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Chief Constable is urged to quit over Hillsborough involvement
A Keighley businessman whose two daughters died in the Hillsborough disaster has demanded the resignation of West Yorkshire Chief Constable Sir Norman Bettison for his involvement in the aftermath of the tragedy.
Trevor Hicks, whose teenage daughters Sarah and Victoria were among the 96 lives lost, said Sir Norman should “take a look at his own position” after a damning report laid bare a shocking cover-up which attempted to shift the blame for the April 1989 tragedy onto its victims.
Among them was Tony Bland, of Keighley, who spent more than three years in a persistent vegetative state after his brain was starved of oxygen.
He died in 1993 after his parents, Allan and Barbara, won a legal battle to allow a life-sustaining feeding tube to be removed.
The Hillsborough Independent Panel, chaired by the Bishop of Liverpool the Right Rev James Jones, revealed South Yorkshire Police made “strenuous attempts” to deflect the blame for the disaster onto innocent fans.
The panel's report also said 41 of the 96 who died could have potentially been saved if they had received treatment earlier, victims' families were correct in their belief that some of the authorities attempted to create a “completely unjust” account of events that sought to blame the fans, and South Yorkshire Police had changed more than 100 of the 164 statements made in the wake of the tragedy.
Sir Norman was serving with the South Yorkshire force at the time of tragedy and was involved in the original Hillsborough investigation before becoming Merseyside's chief constable prior to taking up his current role.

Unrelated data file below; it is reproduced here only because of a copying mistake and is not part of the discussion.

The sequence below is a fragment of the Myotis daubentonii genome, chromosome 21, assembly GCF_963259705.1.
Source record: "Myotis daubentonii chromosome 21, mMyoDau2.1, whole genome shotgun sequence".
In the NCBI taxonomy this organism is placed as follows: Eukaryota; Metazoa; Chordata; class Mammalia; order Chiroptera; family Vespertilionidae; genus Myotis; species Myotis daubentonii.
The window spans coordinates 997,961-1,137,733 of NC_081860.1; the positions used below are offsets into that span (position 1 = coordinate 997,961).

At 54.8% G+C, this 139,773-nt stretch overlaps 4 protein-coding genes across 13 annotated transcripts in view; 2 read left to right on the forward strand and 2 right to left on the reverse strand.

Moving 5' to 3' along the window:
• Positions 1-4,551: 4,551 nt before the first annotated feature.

He has always denied the claims he was involved in a secret operation to shift blame for the football stadium disaster away from the police and onto fans.
But speaking after details of the independent panel’s report were revealed, Mr Hicks said it was “unfortunate” Sir Norman was chief constable in the area he works in and should go.
“If he has anything about him, he will look at his position,” Mr Hicks said.
He also said it “beggared belief” Sir Norman was handed the reins as Merseyside Chief Constable in 1998.
In a statement issued after publication of the panel’s report, Sir Norman said: “I really welcome the disclosure of all the facts that can be known about the Hillsborough tragedy because I have absolutely nothing to hide.
“The panel, in my view, has produced a piece of work that will stand the test of time and scrutiny.”
A complaint made against Sir Norman with regards to Hillsborough has been referred to the Independent Police Complaints Commission.
Mr Hicks said families of the victims felt “totally vindicated” after enduring years of accusations that they were being “vengeful, spiteful, looking for a scapegoat or looking for compensation”.
Keighley MP Kris Hopkins said: “The people of Keighley will forever associate the horrific events at Hillsborough with the harrowing ordeal subsequently gone through by the family of Tony Bland.
“However, while apologies – including from the Government – are welcome, I strongly believe that those involved in covering up the truth, in rewriting history and diverting the blame to others for the last 23 years must be made culpable for their actions in a court of law.”